MMP9/RAGE pathway overactivation mediates redox dysregulation and neuroinflammation, leading to inhibitory/excitatory imbalance: a reverse translation study in schizophrenia patients.

Details

Serval ID
serval:BIB_6531CBA55607
Type
Article: article from journal or magazin.
Collection
Publications
Institution
Title
MMP9/RAGE pathway overactivation mediates redox dysregulation and neuroinflammation, leading to inhibitory/excitatory imbalance: a reverse translation study in schizophrenia patients.
Journal
Molecular psychiatry
Author(s)
Dwir D., Giangreco B., Xin L., Tenenbaum L., Cabungcal J.H., Steullet P., Goupil A., Cleusix M., Jenni R., Chtarto A., Baumann P.S., Klauser P., Conus P., Tirouvanziam R., Cuenod M., Do K.Q.
ISSN
1476-5578 (Electronic)
ISSN-L
1359-4184
Publication state
Published
Issued date
25/03/2019
Peer-reviewed
Oui
Language
english
Notes
Publication types: Journal Article
Publication Status: aheadofprint
Abstract
Various mechanisms involved in schizophrenia pathophysiology, such as dopamine dysregulation, glutamate/NMDA receptor dysfunction, neuroinflammation or redox imbalance, all appear to converge towards an oxidative stress "hub" affecting parvalbumine interneurones (PVI) and their perineuronal nets (PNN) (Lancet Psychiatry. 2015;2:258-70); (Nat Rev Neurosci. 2016;17:125-34). We aim to investigate underlying mechanisms linking oxidative stress with neuroinflammatory and their long-lasting harmful consequences. In a transgenic mouse of redox dysregulation carrying a permanent deficit of glutathione synthesis (gclm <sup>-/-</sup> ), the anterior cingulate cortex presented early in the development increased oxidative stress which was prevented by the antioxidant N-acetylcysteine (Eur J Neurosci. 2000;12:3721-8). This oxidative stress induced microglia activation and redox-sensitive matrix metalloproteinase 9 (MMP9) stimulation, leading to the receptor for advanced glycation end-products (RAGE) shedding into soluble and nuclear forms, and subsequently to nuclear factor-kB (NF-kB) activation and secretion of various cytokines. Blocking MMP9 activation prevented this sequence of alterations and rescued the normal maturation of PVI/PNN, even if performed after an additional insult that exacerbated the long term PVI/PNN impairments. MMP9 inhibition thus appears to be able to interrupt the vicious circle that maintains the long-lasting deleterious effects of the reciprocal interaction between oxidative stress and neuroinflammation, impacting on PVI/PNN integrity. Translation of these experimental findings to first episode patients revealed an increase in plasma soluble RAGE relative to healthy controls. This increase was associated with low prefrontal GABA levels, potentially predicting a central inhibitory/excitatory imbalance linked to RAGE shedding. This study paves the way for mechanistically related biomarkers needed for early intervention and MMP9/RAGE pathway modulation may lead to promising drug targets.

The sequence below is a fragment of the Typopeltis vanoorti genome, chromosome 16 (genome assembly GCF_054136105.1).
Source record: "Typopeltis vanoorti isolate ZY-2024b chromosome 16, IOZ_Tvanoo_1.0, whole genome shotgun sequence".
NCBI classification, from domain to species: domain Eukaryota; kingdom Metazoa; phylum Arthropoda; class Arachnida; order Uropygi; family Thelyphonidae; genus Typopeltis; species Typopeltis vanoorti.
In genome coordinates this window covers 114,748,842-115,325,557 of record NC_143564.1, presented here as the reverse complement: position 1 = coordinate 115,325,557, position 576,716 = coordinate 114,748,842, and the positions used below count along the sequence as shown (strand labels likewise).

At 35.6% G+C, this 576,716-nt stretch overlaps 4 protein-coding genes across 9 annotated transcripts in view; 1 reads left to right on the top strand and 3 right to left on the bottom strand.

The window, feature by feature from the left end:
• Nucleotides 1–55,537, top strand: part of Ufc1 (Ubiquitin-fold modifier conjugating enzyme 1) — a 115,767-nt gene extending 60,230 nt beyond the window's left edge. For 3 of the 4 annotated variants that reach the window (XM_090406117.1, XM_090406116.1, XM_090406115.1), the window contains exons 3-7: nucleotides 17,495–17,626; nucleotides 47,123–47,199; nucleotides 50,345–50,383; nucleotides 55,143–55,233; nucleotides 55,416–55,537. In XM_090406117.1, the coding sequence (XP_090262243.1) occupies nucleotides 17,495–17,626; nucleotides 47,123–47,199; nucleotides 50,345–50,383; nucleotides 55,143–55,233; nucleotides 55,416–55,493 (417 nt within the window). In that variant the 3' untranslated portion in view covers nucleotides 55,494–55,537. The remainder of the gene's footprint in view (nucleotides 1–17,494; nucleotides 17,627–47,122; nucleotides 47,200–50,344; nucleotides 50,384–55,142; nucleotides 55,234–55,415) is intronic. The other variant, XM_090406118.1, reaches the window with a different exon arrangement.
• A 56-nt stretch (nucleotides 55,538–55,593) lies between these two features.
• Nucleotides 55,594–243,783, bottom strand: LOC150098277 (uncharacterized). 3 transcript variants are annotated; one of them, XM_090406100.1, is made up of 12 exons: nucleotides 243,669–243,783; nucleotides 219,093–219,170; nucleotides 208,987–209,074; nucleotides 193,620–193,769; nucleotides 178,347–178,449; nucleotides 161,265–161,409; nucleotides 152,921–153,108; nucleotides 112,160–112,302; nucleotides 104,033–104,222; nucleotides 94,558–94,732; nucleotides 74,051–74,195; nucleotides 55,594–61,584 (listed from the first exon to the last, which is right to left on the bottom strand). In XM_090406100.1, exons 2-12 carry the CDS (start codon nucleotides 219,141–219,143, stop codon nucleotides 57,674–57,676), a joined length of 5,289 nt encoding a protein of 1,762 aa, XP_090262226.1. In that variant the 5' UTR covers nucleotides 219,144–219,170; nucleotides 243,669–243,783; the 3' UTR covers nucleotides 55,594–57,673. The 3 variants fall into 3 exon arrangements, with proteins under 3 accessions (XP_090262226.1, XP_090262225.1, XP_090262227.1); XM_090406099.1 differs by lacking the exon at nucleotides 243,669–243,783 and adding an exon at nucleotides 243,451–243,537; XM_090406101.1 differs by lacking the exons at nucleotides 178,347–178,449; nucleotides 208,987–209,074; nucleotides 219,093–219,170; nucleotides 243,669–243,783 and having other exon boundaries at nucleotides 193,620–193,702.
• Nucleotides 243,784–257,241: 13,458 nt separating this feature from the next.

Pubmed
Open Access
Yes
Create date
04/04/2019 9:03
Last modification date
03/05/2020 6:02
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